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    I sat down and started reading..., 2003-03-17 00:00:00 | Main | Since I'm stuck mulling over ..., 2003-03-19 00:00:00

    From my armchair this is the reason Raimondo's concerns about direct action have some merit. Something like it, a relatively quiet invasion, isn't an impossibility, and a quick military defeat for Saddam is almost assured regardless. If the invasion goes as such the soft dissent in the anti-war movement will break up, and will be busy with the "hem and haw", as Hogan says, and the occasional establishment figures that defended the anti-war movement will seek to discredit those who are more militant in their opposition. Ie. in the off chance it goes well the direct actions will be drawn up to make those who remain opposed look like chumps - not by any logical argument but by pure association. Thusly the logical fallacy of discrediting anti-war voices because some choose to engage in illegal resistance is the meritous argument, as the political reality dictates that Bill O'Reilly will have a field day launching such salvos at the disembodied figment of an anti-war "movement". The fact is that an aquiessent, conformist anti-war movement will no doubt be treated exactly the same way (I should say, it already has been), and if the war goes badly those carrying out civil disobedience to prevent the war will, really, be on the right side of the argument - the people engaging in direct action are rolling in the same crap game as the people engaging in the forthcoming war.

    The other side of this is that after the war the hard left will in all likelihood get back to global justice organizing, which is, for some, a significant reason they oppose this war - because it will lead to one of those "co-prosperity" trade agreements that ignore, if not contribute to, the plight of the poor and disenfranchized everywhere they're established. It's hard to imagine how one could make things in the middle east any worse than they already are, but the international trade organizations have surprised us before.

    Nobody is, at present, talking about carrying out actions that will incur draconian police state measures anymore draconian than what is already in common practice - sit-ins and similiar light disruptions are par for the course, and in the past haven't generated much antipathy from those not already antipathic, except for folks who think repeatedly marching in dwindling but peaceful numbers is the way to put an issue on the table.

    In either case atrocity committed by Saddam's forces will be the fault of the US, as will any use of chemical or biological attacks, since they wouldn't have occurred without the threat to Saddam's regime. The future dependency of Iraq on the US and independent policy of the new regime that coincidentally falls in line with US interests will provide the charade of "democracy" that so encourages liberal hawks who consider Panama and Grenada to have been "successes". Anyone already on the fence about supporting a benevolent American hegemony will likely be swayed by the PR blitz that follows, and the crimes and miscreance and inactions will stack up slowly and quietly as they did after the first Gulf War, and as they are now stacking up in Afghanistan - at least until the next fiasco in the same region brings them out in the daylight for a viewing by the public.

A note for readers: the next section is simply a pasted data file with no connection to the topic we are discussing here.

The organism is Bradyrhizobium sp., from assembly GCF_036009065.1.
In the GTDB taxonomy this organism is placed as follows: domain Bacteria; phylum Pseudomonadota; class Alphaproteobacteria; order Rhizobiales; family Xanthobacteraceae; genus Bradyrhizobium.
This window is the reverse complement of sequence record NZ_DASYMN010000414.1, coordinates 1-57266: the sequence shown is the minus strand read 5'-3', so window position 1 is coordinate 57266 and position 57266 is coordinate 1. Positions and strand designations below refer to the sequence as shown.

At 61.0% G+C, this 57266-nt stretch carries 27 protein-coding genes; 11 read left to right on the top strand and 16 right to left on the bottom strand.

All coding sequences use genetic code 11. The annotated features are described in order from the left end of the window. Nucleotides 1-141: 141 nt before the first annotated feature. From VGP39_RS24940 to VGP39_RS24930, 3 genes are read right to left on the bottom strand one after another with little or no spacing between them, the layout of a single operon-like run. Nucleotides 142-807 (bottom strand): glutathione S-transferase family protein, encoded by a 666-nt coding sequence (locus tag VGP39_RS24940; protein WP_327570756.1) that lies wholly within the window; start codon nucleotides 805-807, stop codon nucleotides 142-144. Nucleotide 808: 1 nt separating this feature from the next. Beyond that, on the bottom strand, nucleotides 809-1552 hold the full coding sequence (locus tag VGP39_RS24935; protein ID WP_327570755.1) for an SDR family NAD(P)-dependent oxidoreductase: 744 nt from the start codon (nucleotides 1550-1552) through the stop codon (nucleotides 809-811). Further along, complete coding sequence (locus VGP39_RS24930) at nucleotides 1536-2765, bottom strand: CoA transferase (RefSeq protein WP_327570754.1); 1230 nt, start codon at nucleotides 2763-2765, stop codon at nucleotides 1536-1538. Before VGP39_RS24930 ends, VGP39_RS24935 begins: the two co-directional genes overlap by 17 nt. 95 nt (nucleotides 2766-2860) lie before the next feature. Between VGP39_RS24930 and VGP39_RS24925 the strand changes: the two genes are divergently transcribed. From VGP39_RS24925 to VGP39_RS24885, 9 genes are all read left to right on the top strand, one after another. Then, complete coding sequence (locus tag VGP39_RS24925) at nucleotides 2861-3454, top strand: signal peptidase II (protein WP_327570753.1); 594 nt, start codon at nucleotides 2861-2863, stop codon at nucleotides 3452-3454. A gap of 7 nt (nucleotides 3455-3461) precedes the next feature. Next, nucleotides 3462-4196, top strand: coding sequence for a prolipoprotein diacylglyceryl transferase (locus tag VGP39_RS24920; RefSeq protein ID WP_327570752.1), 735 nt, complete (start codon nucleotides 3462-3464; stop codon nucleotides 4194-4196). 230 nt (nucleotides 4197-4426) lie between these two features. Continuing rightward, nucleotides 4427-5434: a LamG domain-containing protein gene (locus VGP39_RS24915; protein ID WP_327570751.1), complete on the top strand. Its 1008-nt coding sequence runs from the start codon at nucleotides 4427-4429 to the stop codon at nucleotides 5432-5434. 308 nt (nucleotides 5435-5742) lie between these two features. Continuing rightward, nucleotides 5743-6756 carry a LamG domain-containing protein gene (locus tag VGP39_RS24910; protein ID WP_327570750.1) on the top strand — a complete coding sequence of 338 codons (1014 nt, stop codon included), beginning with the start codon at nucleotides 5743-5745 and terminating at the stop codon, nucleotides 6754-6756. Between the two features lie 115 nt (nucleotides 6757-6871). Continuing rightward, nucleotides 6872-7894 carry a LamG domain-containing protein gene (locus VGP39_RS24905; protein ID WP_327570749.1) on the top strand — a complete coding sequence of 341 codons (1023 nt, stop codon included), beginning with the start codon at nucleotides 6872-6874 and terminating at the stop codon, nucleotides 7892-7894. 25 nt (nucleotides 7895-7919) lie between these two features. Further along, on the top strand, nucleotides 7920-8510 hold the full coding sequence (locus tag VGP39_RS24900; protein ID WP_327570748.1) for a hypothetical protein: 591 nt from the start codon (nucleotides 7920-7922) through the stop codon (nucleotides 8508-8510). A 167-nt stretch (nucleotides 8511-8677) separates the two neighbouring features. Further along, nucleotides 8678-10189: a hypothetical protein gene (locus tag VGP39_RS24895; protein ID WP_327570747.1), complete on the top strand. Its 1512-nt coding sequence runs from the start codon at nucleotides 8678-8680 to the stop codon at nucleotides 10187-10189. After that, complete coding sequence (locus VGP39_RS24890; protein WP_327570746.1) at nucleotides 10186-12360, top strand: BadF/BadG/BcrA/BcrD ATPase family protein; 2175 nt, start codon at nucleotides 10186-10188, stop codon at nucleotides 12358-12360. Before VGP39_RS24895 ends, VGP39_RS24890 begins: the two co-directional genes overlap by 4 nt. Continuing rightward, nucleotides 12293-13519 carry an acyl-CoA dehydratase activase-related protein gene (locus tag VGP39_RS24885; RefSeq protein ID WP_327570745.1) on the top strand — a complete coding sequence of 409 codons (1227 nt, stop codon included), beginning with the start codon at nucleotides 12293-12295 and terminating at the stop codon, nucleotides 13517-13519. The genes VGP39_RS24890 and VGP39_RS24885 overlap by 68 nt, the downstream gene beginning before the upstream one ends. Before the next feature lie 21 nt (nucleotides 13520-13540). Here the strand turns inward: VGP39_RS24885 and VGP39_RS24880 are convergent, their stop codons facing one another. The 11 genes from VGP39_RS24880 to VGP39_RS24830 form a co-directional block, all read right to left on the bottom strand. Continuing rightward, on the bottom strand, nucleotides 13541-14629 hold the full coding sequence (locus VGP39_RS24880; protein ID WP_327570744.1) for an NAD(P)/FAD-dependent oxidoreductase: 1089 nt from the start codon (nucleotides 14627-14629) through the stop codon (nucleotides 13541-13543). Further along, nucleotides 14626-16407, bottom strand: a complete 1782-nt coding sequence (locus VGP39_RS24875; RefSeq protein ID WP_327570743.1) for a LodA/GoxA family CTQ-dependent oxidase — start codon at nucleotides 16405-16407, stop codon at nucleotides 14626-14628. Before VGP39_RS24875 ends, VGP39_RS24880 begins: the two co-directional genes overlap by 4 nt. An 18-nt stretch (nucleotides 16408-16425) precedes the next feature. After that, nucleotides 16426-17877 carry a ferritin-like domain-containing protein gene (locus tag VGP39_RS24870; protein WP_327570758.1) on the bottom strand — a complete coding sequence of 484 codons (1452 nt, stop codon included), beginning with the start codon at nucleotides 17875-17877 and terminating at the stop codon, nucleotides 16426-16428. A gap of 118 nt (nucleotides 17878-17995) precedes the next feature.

The only way such a scenario is likely is if the administration a) gets lucky and b) feels, due to anti-war pressures here and abroad, that it has to conduct itself in such a non-bombastic fashion as to discredit opposition. They need to prove the case, and if this leads to more intervention in the future, anti-war forces need to be around to keep making interventionists prove the case. The remoteness of the possibility of such a 'bloodless' invasion is one reason such widespread anti-war sentiment exists in the first place, making that possibility less remote by pressuring governments away from openly engaging in criminal military action is the other - and the primary reasons concern long-term deleterious effects that won't become apparent until long after US soldiers are welcomed into Southern Iraq: increased terrorist threats, greater worldwide disregard for international law, increased weapons proliferation because nukes become the only clear deterrent to US hegemony - which abroad is now seen as virulent and dangerous, greater regional instability when the US turns it's attention elsewhere if Iraqi liberation is inauthentic, the difficulties of political stability in Iraq to begin with, Turkish oppression of the Kurds, and all the other, numerous concerns that have been raised in the past months. There's a lot riding on the crapshoot, and with the war an inevitability the anti-war movement, to matter, has to focus on winning the peace - Raimondo, in that regard, is probably right to say direct actions still focusing on preventing a clearly inevitable war aren't contributing to a focus on the aftermath - nevertheless they are contributing to a focus on the issues that matter.

    Even in such a 'best-case' scenario thousands of civillian casualties would be a likely possibility, but unless direct hits reach five figures it's unlikely an American public will be overly concerned, if they even hear about it. Short of no war at all, one involving minimal suffering is what everybody is hoping for. One expects, likewise, everybody to take credit for its having gone well, if it actually does. I don't expect it to, but I'm sure the Amerian press will give bragging rights to the Great Leader regardless.

    Yee haw.


:: posted by buermann @ 2003-03-18 00:00:00 CST | link





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